Three of San Diego’s most popular and beloved young female artists are successful, driven women with distinct messages to share. Gloria Muriel, Carly Ealey and Celeste Byers capture our eyes and minds with their large scale murals at SILO and in multiple locations and media.
Muriel and Ealey present works that directly deal with what we nerds in the art history, film and psychology world refer to as “the gaze.” In a nutshell, the gaze refers to becoming aware you are an object. Theorized and argued by Jacques Lacan, Michel Foucault, Jacques Derrida, and more (yes, all those brainiacs you had to study in your psychology, philosophy and anthropology courses), there are a slew of fascinating theories, including the male gaze, the medical gaze, and the imperial gaze. Seriously, just Google “the gaze,” and have some mind-fun.
Muriel’s characters command our attention instantly, projecting a gaze you can’t pull your eyes away from. Large penetrating orbs make us aware we are looking and are looked upon. The eyes are surrounded by serpentine lines and dreamy color schemes, so we feel somewhat like the visual version of Odysseus and crew being lured not by the song of the sirens but the gaze of Muriel’s faces.
Ealey’s women alternate between direct irresistible gazes and diverted, far-off looks. Seductive and gorgeous, her women strike us with their beauty, and make us acutely aware that we are examining them. From their strong features to their perfectly contoured noses, lips and delicate eyelashes, they project not just physicality but strength and independence. We find ourselves wondering about the identity and backstory of these women.
Byers creates works that are whimsical, fun and full of absorbing details. The eye and mind wander over her works, pausing on the folds in a bird’s feather, the curvaceous lines in the tree trunk, or the bristly hairs of a penguin. Vibrant shades of pinks, purples, and blues are joyful in delivery, and playful in tone. You can’t help but stand in front of her murals and smile, envisioning the imaginary worlds beyond that Byers lets us glimpse.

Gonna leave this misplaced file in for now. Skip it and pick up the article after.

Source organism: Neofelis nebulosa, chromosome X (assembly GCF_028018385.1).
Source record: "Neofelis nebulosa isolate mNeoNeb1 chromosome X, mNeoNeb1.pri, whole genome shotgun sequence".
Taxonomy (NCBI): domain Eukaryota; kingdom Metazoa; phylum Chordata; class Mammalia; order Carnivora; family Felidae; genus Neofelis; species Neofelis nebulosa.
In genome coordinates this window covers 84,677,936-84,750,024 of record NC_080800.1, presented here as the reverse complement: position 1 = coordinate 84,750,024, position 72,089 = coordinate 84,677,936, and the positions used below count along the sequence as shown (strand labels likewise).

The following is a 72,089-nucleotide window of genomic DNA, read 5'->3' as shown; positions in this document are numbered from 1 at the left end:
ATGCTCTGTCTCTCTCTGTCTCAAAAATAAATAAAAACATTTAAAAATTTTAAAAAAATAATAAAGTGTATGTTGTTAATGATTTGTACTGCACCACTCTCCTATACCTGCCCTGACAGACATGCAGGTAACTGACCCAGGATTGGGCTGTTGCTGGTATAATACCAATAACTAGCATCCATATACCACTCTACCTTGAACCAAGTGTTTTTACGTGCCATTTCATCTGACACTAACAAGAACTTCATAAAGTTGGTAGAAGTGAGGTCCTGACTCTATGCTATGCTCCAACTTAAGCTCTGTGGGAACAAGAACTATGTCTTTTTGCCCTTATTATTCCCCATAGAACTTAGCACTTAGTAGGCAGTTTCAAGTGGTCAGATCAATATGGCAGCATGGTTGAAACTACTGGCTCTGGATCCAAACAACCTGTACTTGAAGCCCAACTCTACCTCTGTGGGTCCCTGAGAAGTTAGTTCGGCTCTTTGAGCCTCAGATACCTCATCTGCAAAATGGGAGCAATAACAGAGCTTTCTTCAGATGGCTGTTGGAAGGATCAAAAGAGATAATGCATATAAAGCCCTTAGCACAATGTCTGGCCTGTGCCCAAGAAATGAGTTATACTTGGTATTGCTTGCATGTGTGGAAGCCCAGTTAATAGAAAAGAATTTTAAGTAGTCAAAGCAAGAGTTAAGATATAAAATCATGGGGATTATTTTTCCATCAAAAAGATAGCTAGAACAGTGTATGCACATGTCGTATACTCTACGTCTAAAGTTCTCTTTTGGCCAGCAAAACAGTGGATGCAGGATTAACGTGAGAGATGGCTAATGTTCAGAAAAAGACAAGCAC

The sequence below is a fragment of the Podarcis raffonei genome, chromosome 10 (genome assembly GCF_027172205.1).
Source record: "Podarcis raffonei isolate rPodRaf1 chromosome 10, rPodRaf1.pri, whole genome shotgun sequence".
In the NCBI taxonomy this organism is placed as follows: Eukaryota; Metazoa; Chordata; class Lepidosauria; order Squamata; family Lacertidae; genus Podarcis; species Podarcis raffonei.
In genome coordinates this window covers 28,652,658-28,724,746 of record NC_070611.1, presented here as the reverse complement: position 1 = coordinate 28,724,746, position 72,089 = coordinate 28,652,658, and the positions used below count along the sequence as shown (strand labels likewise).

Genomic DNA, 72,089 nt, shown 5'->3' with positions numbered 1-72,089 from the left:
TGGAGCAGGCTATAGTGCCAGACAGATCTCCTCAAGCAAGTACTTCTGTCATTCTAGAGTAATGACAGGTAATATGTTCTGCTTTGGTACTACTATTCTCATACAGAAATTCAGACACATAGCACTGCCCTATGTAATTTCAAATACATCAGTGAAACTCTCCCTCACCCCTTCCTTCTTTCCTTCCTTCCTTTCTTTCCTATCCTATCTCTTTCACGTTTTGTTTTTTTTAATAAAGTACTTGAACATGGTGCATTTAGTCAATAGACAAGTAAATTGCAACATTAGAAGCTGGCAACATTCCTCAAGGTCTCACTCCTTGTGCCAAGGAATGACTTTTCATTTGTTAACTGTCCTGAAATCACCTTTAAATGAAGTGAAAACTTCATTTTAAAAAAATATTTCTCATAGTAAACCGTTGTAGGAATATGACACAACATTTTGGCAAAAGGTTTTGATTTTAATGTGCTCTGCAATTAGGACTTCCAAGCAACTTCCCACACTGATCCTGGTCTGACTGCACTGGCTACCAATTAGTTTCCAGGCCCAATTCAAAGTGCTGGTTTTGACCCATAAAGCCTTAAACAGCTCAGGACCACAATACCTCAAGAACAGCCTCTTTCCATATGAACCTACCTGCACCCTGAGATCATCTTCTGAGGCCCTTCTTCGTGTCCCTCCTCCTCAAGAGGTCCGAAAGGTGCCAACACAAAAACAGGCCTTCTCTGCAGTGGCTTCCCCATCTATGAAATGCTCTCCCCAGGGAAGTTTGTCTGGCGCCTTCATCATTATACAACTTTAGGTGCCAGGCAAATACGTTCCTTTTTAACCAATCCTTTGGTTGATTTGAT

All three of these women, through similar and varying subject matter, create inspiration for a generation of young women looking to enter the art world. They effortlessly and intrinsically portray a female perspective to art, while being accessible and enjoyable to everyone. Make it your mission, regardless of gender, age or artistic preference, to see these incredible artists’ work at SILO. They will make you think about yourself, art and reality in multiple new ways.
SILO at Makers Quarter is at 753 15th St., San Diego. For a calendar of upcoming events, visit makersquarter.com/happenings
Laurie Delk is an avid art historian, holding a master’s degree in Art History, with concentrations in the Modern and Postmodern movements. She has taught classes at Tulane University, and has been published with several art publications including Sculpture Magazine and New Orleans Art Review. Send ideas for art stories to email@example.com.